width= width=
First Inhabitants

The first known inhabitants of the Walnut Creek area were the Bolbones Indians. In March 1772, the first Spanish explorers arrived to the region. California became a possession of Mexico following the Mexican Revolution in 1821. To encourage settlement in its newly-acquired territory, Mexico made large land grants, four of which were in the Walnut Creek area. A grant of nearly 18,000 acres in what today is the Ygnacio Valley was made to Dona Juana Sanchez de Pacheco, whose husband, Miguel, had been a war hero for Mexico. She deeded her property to two grandsons, Ygnacio and Ysidro Sibrian. Ygnacio Sibrian, the namesake of the Ygnacio Valley, built the first roofed residence in the valley around 1850. Following the Mexican-American War, California became a United States territory and subsequently a state in 1850.

From a Crossroads to a City

San Ramon Valley Bank was built in 1910 at the corner of Main Street and Walker Avenue (now Duncan Avenue). It was Walnut Creek's first bank. The idea of building this institution came from local merchant Joseph Silveira, who ran the Valley Mercantile at Main and Cypress streets. The bank building was razed in late 1998 for the Broadway Pointe project.

Walnut Creek was first known as "The Corners" -- where the two roads leading from Pacheco and Lafayette converged. Today those "corners" are at the intersection of Mt. Diablo Boulevard and North Main Street. The area's first settler was William Slusher, a squatter who built the first roofed abode on the bank of what was then known as "Nuts Creek" in 1849 (in the area of Liberty Bell Plaza).

The oldest commercial structure still standing in Walnut Creek is the Albert Sherburne store, built around 1863 at the corner of Main Street and Oakland Road (now Mt. Diablo Boulevard). It was partially destroyed by fire in 1879 and rebuilt the following year. This photo shows the building around 1881. Over the years the building has housed several businesses, most notably Arthur's Liquors (1935-1973), and today is occupied by La Fogata Mexican restaurant.

In 1855, Milo Hough of Lafayette decided to develop The Corners and built a hotel called the "Walnut Creek House." A blacksmith shop and a store were soon built nearby. A year later, Hiram Penniman (who would later build the ranch house now used as the Shadelands Ranch Historical Museum) laid out the first town site and realigned what is now Main Street.

The Walnut Creek Meat Market as it appeared around 1900. It was built by Arthur Williams on the east side of Main Street, about 150 feet south of Bonanza Street. He sold it to Concord butchers Foskett, Ellworthy and Keller, who in turn sold it to Jesse Lawrence around 1910. Lawrence's son, Fred, built a new brick meat market that same year. The family continued to operate the Walnut Creek Meat Co. out of the building until 1987, when they moved the business to Alamo. The family still owns the brick building and rents it to Crepes A Go-Go.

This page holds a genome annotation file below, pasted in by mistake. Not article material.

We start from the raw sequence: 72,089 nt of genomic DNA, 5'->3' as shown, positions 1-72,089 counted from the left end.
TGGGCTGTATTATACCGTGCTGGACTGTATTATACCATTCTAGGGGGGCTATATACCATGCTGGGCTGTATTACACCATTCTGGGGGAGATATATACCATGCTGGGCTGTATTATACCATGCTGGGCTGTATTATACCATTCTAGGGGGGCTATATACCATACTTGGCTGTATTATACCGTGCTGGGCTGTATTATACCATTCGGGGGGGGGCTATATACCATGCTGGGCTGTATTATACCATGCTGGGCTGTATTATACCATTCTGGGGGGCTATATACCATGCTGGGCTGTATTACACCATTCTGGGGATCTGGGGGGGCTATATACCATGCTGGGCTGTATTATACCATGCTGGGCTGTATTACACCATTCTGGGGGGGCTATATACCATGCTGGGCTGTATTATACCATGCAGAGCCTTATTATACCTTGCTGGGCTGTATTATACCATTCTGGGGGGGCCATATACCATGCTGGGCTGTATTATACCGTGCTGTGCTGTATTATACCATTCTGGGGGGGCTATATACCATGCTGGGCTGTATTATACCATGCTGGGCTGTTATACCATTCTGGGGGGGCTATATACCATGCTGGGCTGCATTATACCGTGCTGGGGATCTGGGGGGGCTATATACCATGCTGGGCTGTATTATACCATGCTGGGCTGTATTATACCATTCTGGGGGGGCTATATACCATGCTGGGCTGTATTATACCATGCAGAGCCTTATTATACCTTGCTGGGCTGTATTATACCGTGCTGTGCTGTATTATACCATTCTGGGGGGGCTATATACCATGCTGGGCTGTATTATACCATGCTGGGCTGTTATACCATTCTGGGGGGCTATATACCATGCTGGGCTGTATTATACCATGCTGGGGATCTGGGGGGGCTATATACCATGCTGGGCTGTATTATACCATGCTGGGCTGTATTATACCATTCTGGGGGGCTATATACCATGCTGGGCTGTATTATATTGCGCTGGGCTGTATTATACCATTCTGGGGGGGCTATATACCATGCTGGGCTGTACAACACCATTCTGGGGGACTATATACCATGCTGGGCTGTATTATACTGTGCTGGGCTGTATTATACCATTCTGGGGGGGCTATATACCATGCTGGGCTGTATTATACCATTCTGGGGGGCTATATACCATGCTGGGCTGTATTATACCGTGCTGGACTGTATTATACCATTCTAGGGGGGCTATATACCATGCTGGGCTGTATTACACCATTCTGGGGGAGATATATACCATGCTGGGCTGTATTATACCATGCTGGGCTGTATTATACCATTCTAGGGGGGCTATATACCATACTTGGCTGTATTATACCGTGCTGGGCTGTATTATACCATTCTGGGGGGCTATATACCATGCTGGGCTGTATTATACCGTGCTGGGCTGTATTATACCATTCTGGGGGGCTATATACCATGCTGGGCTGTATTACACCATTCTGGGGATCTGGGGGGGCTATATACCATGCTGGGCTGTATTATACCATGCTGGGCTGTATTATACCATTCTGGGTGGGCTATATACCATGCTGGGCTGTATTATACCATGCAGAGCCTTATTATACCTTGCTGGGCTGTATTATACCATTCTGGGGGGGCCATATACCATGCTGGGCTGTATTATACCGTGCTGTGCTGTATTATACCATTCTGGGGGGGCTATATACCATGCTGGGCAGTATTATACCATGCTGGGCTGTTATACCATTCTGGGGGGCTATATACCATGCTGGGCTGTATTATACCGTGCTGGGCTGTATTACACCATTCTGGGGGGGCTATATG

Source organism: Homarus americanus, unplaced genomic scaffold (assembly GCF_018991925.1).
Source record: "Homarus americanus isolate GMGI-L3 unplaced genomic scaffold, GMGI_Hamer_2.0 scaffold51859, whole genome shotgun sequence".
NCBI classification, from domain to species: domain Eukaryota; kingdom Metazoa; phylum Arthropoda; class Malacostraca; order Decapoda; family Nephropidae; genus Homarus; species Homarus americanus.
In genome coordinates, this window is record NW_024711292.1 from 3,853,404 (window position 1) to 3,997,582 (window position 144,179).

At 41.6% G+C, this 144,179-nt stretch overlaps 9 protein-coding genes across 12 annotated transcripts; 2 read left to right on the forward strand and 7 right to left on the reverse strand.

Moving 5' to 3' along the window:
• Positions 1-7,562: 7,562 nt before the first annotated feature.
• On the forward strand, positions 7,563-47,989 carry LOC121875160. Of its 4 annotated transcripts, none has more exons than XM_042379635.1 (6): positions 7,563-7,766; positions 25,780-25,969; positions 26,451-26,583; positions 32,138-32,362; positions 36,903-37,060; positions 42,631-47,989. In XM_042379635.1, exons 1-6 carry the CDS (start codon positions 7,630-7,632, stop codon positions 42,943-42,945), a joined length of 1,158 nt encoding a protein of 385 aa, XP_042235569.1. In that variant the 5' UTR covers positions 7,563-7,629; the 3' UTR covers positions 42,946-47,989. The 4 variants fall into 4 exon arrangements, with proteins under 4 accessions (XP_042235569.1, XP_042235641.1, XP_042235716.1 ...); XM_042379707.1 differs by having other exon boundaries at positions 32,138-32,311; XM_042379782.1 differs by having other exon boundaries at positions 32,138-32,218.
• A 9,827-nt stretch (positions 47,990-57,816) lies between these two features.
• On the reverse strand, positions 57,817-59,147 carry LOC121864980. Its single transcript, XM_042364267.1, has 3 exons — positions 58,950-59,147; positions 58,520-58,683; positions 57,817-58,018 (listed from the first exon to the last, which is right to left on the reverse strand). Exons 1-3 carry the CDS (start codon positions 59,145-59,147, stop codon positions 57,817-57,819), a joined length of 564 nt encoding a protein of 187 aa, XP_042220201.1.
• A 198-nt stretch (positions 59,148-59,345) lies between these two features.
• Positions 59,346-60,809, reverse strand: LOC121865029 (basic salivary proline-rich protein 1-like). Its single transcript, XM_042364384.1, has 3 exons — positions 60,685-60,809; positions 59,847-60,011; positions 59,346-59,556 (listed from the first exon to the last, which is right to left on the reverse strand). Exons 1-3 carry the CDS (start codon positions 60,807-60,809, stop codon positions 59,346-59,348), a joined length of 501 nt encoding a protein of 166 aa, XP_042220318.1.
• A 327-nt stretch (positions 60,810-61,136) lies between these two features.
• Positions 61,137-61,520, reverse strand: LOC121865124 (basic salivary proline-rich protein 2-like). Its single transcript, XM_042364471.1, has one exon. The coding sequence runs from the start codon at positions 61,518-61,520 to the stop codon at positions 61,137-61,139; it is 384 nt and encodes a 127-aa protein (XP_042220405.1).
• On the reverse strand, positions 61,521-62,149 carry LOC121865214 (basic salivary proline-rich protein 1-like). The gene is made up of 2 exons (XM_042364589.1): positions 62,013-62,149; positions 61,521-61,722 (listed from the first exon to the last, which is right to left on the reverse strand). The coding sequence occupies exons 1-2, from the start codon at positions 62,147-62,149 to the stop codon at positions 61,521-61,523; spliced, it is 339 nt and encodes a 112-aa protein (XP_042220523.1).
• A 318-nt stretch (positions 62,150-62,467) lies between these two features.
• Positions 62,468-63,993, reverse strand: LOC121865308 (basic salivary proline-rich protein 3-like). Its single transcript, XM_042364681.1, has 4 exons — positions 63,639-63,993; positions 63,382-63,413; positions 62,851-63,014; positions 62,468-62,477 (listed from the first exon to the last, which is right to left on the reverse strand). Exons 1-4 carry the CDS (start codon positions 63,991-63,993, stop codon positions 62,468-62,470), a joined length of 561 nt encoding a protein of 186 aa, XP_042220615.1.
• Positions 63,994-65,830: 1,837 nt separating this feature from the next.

Continued growth led to the establishment of a U.S. Post Office in December 1862, around which time the community was renamed "Walnut Creek." The downtown street patterns laid out by pioneer Homer Shuey in his two original subdivisions in 1871-72 can still be found today.

Front page of the Contra Costa Courier on Oct. 22, 1914, announcing Walnut Creek's birth as the eighth city in Contra Costa County. The actual date of incorporation was Oct. 21, 1914.

On Oct. 21, 1914 the original town and surrounding area, comprising 500 acres, were incorporated as the eighth city in Contra Costa County. The City Council was originally called the City's Board of Trustees and its president was Harry Spencer. In 1928, state law was changed to allow cities to call their boards "city councils." On July 6, 1927, the first reference to a mayor of Walnut Creek was made for Mayor James F. Mauzy. On April 16, 1928, the Walnut Creek Board of Trustees officially renamed itself "Board of Councilmen", and on June 21, 1928, it became simple the "Town Council." However, the earliest reference to "City Council" was in the minutes of the Oct. 25, 1929 meeting.

Early Transportation

Growth in Walnut Creek accelerated with the arrival of the Southern Pacific Railroad in 1891. By March 1913, regular passenger and freight service was operating between Walnut Creek and Oakland. The popularity of train travel waned quickly, however, and as a result, regular commuter railroad service ended in 1934.

Dealing with Growth

The City of Walnut Creek as it looked in 1932 from Terrace Road.

Walnut Creek entered its modern era of growth in 1951 with the opening of the Broadway Shopping Center, the first major retail center in Contra Costa County. Taxable sales skyrocketed from $9 million in 1950 to $20 million in 1955. The City's population also experienced a boom - from 2,460 in 1950 to 9,903 in 1960.

Walnut Creek's first fire station, located on Bonanza Street, was used by the Central Fire District (later the Contra Costa Fire Protection District) from 1926 to 1965. It cost $3,000 to build, and the first fire engine, a LaFrance pumper, cost $7,000. Today the building is occupied by the Havana restaurant.